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NANOTECHNOLOGY IN THE FOOD CHAIN - Favv

NANOTECHNOLOGY IN THE FOOD CHAIN - Favv

78 producers who may

78 producers who may incorporate nanotechnology in products without indicating it on the label. German (Die Welt, ARD, Der Spiegel) and British (Observer, BBC Focus magazine) media have started reporting about food applications of nanotechnology, in some cases very critically”. This paragraph points to some key issues – very sensitive area; natural; labelling; critical media reporting and trust. It also mentions another GM-type situation, which has long been a concern of those developing applications of nano packaging and ingredients. Given that those who ignore history are sometimes condemned to relive the past, it is informative to reflect on the lessons of GM food and on what lies behind the continuing resistance to GM ingredients among wide sections of the European public. Food; a sensitive topic Food and genetic modification/nanotechnology (bio-nano) bring together the old and the new. Biotechnology has a short history dating back to the 1970s with the development of rDNA technologies; nanotechnology has an even shorter history. It was only in the early 1990s that so-called vegetarian cheese made with a GM enzyme, and subsequently the FLVR SVR tomato emerged as consumer products. By contrast, the production, preparation and consumption of food are as old as human society. Over the millennia and across the world, food and eating, while arguably the most basic biological function, have evolved to be a central feature of culture - shaping social organisation, the division of labour, and demarcating religions, races, communities, classes and genders. Food, according to Claude Fischler an eminent French social scientist, is constitutive of both cultural and individual identity through the process of ‘incorporation’ - the crossing of the barrier between the ‘outside world’ and the ‘inside world’ of the body. Food intake is not merely physical. With the food we also absorb beliefs and collective representations – as suggested by the age old aphorism ‘you are what you eat’. In the last half century the Western world has witnessed a change from food shortages to surpluses. Anxieties about having enough to eat have been replaced with concerns related to the ever increasing distance between ‘the farm and the fork’. The modern eater is an increasingly anxious consumer, torn between the appeal of cheap, convenient and palatable processed food, and the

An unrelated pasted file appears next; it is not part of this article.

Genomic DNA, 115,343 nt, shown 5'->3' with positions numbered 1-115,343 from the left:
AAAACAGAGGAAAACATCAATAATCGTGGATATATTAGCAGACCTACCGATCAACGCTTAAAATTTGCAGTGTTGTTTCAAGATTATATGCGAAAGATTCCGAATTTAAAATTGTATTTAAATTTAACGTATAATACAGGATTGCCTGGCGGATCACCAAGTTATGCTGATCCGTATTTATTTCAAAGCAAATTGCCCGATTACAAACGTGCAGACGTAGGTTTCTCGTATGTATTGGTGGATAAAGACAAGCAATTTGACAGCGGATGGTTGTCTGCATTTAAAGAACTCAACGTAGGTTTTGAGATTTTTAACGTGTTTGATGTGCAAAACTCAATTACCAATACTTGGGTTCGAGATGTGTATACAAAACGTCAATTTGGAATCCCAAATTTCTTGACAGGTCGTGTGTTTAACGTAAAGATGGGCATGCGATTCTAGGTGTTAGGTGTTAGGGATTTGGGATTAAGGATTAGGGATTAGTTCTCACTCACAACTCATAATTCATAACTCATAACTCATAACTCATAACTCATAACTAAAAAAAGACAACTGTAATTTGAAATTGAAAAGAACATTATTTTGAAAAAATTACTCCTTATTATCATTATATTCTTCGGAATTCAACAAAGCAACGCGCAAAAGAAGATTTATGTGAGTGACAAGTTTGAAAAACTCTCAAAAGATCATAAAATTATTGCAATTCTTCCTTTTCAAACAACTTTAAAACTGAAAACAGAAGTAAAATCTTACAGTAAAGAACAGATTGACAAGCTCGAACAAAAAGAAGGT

epulsion or menace of factory farming and pesticides, and additives to replace natural ingredients. The perceived, and to some extent, real consequences are new and subtle dangers, less visible, understood or controllable. While culture gave earlier generations principles about what and what not to eat, the clues of texture, flavour and even intuition fail to protect us from the perceived hazards of eating in modern times. The consequent psychological, political and ethical distress resonates in worries about being ‘at risk’ from pesticides, residues, pollutants and additives. The most common complaint about contemporary processed foods typically is that “one does not know what one eats anymore”. It encapsulates the contemporary food consumer’s dilemma: “I am what I eat; I don’t know what I eat; thus I don’t know what/who I am”. With the decline of tradition and culture we see the emergence of individual choice – for some desirable, for others the cause of anxiety, bewilderment and the state of ‘gastro-anomie’ to use Claude Fischler’s term. Individuals are often at a loss as to how to make choices in the general nutritional cacophony - conflicting norms (or normlessness), prescriptions and proscriptions about food. Anxieties about food are evidenced in food scares, pathological eating disorders and a normlessness that some social scientists link to the trend of rising obesity. All in all, in our modern times food is as likely to be seen as a source of stress rather than pleasure. To ‘re-identify’ with food, to re-appropriate it (“knowing what they eat”) and to introduce a new logic into everyday eating, people search for new strategies, seen in the demand for food labelling, legal protection against the use of chemicals and biotechnology, the adoption of individual alternative diets, ranging from more or less rigid vegetarian, organic, low-calorie or low carb etc. Food anxieties have led to new ‘strategies of confidence’ including the development of repertoires of trusted food, for example organic food, fair trade, vegetarian or local food; brand loyalty – with brands standing for familiarity and reassurance of safety and quality. This strategy fuels Ritzer’s ‘McDonaldization’ of taste. In many, if not all cultures, but at the very least in the United States, France, Britain, Switzerland, Italy and Germany, the adjective “natural” associated with food is considered positive. As such it is a common theme in the advertising of food products. Naturalness is affected more, in people’s perception, by addition, 79

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